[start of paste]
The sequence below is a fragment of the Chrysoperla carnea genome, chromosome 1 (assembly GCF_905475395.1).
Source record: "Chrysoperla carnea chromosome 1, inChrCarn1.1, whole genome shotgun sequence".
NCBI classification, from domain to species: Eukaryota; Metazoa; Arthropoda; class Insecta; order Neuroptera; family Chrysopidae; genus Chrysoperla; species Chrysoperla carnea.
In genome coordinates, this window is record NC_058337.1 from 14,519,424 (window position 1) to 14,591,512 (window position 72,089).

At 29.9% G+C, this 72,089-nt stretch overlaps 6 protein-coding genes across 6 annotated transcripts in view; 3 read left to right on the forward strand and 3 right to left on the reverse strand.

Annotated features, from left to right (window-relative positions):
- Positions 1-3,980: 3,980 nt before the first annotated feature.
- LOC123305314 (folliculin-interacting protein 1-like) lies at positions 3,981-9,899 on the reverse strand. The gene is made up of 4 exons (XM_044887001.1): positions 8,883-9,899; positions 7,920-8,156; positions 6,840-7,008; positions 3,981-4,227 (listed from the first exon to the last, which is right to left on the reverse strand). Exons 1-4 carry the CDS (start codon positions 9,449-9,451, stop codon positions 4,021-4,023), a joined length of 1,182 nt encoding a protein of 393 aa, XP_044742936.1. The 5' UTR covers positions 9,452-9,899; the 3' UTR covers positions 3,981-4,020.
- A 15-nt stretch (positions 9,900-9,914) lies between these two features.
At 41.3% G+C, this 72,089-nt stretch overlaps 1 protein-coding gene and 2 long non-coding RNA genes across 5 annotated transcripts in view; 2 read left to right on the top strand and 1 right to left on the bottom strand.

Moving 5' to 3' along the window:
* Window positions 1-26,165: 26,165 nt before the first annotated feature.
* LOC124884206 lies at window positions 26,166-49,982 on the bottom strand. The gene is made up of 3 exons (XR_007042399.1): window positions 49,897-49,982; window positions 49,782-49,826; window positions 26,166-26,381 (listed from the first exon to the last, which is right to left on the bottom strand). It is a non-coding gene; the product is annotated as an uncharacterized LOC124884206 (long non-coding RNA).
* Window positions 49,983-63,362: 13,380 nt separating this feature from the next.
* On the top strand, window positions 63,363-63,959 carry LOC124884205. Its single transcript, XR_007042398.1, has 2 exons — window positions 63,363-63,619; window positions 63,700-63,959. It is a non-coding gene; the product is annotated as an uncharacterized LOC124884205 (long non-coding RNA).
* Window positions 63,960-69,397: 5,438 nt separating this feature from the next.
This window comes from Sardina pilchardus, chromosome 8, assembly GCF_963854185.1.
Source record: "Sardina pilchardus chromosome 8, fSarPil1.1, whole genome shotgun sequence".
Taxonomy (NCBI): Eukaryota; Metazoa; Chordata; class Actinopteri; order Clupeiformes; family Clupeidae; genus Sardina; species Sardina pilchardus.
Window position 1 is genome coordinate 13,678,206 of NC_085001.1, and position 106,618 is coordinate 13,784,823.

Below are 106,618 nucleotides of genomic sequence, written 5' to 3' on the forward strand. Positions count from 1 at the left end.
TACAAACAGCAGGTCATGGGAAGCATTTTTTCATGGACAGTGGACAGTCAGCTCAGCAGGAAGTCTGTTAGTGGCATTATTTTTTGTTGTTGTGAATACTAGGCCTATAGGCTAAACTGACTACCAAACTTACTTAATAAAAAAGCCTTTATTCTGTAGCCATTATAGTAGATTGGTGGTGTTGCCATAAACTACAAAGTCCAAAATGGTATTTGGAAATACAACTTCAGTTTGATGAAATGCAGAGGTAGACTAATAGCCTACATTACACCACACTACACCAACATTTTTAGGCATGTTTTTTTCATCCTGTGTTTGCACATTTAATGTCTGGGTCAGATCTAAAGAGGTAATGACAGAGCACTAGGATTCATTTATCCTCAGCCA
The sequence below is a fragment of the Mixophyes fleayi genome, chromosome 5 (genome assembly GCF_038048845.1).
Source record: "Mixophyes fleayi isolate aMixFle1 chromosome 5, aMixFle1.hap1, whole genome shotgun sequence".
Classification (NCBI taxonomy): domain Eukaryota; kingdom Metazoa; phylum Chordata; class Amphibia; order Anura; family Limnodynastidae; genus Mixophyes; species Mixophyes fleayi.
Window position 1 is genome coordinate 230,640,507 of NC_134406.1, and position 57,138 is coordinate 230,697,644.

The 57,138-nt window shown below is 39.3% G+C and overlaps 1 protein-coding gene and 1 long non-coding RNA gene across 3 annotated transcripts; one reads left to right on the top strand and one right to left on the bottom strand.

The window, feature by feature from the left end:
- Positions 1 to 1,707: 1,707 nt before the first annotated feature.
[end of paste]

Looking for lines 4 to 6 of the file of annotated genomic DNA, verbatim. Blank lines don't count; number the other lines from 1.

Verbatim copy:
In genome coordinates, this window is record NC_058337.1 from 14,519,424 (window position 1) to 14,591,512 (window position 72,089).

At 29.9% G+C, this 72,089-nt stretch overlaps 6 protein-coding genes across 6 annotated transcripts in view; 3 read left to right on the forward strand and 3 right to left on the reverse strand.

Annotated features, from left to right (window-relative positions):